Labs encourages contributions to its open source projects, whether it be code, commentary, bug reports, feature requests, or overall strategic direction.
Forks or clones of our code repositories are free to be re-distributed. This means code created by Labs can be integrated into work that is under a more restrictive license, even those that are not considered open source licenses.
This changes when our code repositories include code that was not created by Labs and carries an open license. Code previously released under an open source license and then modified by Labs or its contractors is considered a ["joint work"] 4 and must be released under terms permitted by the original open source license.
The public can use our code as the basis of wholly proprietary and commercial systems. Labs would appreciate that users of our code disclose its lineage, but Labs maintains no legal right to require disclosure. Notifications that our work is used in a new system are always greatly appreciated.
Open Source Licenses
As previously mentioned, most work generated at Labs falls within the U.S. public domain.
For our international colleagues, Labs also permanently waives all copyright and related rights worldwide to code created by Labs or its contractors.
Our default CONTRIBUTING file informs contributors that their contributions will be licensed under the same terms.
However, certain projects will require the usage of licensed open source software not created by Labs. Some open source licenses make source code available under different terms and conditions. These terms and conditions specify how the code may be used, modified, or shared. When users modify Labs code, they should review and understand the terms of the open source license in question.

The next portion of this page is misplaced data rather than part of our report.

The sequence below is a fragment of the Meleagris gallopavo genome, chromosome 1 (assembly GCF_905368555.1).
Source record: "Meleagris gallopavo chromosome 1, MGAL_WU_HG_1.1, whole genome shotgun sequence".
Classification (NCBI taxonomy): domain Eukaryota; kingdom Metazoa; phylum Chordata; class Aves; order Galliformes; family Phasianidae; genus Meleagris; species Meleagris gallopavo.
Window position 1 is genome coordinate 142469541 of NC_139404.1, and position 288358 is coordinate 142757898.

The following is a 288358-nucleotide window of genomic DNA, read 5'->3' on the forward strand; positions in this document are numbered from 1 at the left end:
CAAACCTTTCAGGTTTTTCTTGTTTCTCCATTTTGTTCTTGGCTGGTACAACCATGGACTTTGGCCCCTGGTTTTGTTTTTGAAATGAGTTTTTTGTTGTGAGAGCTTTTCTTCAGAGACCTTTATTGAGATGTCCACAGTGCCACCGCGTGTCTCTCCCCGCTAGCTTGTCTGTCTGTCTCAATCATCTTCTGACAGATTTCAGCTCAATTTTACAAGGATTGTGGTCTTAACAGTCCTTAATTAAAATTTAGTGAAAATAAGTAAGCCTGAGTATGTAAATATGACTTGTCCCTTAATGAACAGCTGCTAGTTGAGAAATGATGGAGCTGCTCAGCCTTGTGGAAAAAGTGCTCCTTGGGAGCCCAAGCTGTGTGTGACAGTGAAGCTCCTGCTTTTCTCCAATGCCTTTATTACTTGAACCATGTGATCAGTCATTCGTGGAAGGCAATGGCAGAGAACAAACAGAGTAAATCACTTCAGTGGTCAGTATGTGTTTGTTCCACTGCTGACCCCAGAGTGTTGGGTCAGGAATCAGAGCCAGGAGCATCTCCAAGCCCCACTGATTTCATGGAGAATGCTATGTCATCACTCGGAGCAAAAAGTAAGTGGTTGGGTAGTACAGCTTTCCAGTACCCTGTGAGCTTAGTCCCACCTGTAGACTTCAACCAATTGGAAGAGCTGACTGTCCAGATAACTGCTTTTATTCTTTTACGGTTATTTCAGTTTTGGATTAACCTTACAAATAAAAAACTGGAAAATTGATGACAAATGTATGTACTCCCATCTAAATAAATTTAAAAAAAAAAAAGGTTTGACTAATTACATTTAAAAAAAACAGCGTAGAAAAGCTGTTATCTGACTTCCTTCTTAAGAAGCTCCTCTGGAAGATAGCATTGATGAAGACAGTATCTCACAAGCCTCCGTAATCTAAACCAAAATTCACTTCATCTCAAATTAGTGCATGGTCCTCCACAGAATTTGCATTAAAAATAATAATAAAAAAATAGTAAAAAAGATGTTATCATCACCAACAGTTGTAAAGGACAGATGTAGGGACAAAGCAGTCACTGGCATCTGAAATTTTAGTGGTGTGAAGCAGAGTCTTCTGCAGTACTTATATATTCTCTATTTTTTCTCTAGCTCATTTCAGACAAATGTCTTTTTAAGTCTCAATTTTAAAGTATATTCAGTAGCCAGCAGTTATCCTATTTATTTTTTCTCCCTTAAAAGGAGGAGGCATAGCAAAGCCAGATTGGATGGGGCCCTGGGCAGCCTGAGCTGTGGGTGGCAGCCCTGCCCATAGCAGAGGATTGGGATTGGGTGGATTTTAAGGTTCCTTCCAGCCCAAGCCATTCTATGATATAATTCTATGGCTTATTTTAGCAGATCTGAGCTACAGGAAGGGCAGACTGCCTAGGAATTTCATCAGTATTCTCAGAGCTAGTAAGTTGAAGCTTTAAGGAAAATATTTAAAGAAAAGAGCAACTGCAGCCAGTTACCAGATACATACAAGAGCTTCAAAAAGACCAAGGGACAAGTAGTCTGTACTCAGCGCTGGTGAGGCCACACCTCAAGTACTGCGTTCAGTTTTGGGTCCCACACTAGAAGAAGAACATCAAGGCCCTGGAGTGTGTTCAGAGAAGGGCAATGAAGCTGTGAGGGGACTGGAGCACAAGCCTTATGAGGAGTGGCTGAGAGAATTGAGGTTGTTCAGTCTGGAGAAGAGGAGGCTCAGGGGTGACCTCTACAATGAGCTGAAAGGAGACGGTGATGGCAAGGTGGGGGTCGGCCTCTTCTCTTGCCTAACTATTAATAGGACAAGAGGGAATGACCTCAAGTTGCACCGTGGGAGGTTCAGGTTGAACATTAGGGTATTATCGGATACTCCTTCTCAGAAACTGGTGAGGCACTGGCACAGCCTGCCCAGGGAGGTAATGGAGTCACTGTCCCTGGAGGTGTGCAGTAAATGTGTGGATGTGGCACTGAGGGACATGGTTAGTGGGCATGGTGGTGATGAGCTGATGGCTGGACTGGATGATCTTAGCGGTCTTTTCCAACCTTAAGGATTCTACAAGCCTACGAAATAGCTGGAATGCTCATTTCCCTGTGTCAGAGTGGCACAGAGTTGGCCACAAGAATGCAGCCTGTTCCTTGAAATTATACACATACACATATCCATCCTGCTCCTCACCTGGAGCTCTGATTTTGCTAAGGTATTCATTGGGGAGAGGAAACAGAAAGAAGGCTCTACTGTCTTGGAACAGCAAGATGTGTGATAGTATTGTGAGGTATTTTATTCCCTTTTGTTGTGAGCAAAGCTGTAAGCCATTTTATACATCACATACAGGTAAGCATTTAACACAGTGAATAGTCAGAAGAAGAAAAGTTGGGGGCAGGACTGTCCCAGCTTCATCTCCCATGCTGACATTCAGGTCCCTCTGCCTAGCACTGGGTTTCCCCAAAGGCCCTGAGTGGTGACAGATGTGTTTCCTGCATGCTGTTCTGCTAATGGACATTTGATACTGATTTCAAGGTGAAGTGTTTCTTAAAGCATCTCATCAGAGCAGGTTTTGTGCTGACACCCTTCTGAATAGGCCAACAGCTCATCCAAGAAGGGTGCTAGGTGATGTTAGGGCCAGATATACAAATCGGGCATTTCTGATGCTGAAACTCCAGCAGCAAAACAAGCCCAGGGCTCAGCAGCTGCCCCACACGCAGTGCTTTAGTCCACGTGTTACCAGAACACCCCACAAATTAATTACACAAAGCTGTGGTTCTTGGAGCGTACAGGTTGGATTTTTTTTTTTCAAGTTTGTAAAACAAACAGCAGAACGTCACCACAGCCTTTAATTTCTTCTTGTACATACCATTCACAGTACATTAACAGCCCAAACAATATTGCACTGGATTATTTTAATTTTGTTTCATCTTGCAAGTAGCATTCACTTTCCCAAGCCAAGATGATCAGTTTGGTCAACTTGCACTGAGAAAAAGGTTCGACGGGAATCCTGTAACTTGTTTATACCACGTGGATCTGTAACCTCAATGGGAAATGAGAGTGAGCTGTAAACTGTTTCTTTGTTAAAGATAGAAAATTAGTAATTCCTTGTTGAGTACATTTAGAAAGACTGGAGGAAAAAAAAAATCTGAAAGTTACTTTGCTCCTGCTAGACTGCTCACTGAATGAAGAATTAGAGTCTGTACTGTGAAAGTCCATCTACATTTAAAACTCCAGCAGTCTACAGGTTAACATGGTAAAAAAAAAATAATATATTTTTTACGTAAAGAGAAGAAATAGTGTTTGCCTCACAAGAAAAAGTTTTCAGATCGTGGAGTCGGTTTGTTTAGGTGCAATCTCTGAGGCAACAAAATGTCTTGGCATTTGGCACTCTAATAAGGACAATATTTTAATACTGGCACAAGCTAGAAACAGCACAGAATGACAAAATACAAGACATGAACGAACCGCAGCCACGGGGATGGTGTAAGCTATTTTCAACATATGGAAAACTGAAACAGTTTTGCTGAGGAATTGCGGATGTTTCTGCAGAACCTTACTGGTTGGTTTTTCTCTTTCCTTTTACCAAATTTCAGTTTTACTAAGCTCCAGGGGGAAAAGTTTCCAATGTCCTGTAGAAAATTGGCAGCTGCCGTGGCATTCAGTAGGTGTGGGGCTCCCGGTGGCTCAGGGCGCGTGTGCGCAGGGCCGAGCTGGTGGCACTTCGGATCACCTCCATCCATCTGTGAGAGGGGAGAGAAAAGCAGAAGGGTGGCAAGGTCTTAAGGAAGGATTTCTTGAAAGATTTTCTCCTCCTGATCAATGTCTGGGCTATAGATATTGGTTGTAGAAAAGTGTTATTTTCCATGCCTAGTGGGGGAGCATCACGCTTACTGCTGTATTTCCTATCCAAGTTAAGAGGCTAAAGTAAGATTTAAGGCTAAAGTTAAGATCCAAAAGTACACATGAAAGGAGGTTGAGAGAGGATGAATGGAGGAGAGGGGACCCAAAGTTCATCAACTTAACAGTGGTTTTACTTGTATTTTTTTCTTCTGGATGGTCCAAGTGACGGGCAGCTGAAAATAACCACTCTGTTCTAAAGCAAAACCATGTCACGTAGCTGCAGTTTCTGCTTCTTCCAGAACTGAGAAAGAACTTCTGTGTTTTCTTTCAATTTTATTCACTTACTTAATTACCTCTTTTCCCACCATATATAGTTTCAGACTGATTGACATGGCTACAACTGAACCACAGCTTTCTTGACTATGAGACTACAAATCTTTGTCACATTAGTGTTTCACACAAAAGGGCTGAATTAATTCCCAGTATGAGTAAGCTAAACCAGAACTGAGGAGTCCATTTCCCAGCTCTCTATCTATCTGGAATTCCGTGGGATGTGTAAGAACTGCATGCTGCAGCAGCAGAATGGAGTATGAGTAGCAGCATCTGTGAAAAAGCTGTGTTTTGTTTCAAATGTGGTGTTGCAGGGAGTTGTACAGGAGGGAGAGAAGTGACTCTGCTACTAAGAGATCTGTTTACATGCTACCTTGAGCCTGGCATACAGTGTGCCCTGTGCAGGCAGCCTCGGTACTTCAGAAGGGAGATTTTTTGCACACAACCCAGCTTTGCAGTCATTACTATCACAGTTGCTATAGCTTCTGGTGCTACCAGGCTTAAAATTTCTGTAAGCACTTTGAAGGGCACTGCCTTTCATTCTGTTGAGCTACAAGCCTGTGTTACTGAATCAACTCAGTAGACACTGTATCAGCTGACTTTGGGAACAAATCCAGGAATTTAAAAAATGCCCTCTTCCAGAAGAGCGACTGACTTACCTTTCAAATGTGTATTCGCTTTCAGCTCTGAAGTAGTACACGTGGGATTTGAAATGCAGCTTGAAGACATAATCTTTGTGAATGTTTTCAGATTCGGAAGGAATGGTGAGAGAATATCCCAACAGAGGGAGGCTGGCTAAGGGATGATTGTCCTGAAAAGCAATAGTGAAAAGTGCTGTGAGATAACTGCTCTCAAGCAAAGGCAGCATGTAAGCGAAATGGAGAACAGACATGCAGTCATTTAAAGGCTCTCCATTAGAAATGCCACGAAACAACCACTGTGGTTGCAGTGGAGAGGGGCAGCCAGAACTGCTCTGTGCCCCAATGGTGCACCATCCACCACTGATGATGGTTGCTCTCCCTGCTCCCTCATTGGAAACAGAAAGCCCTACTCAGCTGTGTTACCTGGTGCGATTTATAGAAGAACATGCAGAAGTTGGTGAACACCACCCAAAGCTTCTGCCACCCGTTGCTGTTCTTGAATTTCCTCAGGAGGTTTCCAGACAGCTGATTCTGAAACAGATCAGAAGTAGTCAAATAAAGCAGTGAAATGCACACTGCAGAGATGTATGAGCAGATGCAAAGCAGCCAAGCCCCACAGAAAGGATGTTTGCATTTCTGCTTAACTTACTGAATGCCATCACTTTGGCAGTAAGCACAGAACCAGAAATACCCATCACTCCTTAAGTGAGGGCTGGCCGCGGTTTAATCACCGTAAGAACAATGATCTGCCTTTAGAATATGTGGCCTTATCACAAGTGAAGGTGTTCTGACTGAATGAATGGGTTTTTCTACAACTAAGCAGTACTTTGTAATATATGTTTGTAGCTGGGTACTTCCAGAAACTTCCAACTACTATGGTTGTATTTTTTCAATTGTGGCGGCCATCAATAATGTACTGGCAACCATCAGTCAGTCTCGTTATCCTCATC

Each project may need to modify or extend the above LICENSE and CONTRIBUTING files as needed for its own circumstances.
Distribution of Code
There is a misconception that FOSS that is distributed to the public should not be integrated or modified for use in sensitive systems. On the contrary, FOSS is often preferred for use in sensitive systems, due in part to its increased auditability. In other words, security in FOSS must be designed never to rely on obscurity in how the code works.
In addition, while open source licenses permit the user to modify FOSS for internal use without obligating them to distribute source code to the public, when the user chooses to distribute the modified FOSS outside the user's organization, then the code is subject to whatever license it carries.
The only conditions where code shall not be developed and released in the open are:
Labs does not have the rights to reproduce and release the item.
The public release of the item is restricted by other law or regulation.
These decisions will be made as needed by the Labs team, which will review the conditions under which code will not be made available publicly. Any further exemptions will be rare, documented publicly, and the result of compelling interest.
If an existing solution cannot be found in the open source community, Labs may consider other options, including creating an open source solution itself. Ultimately, the software that best meets the needs and mission of Labs should be used.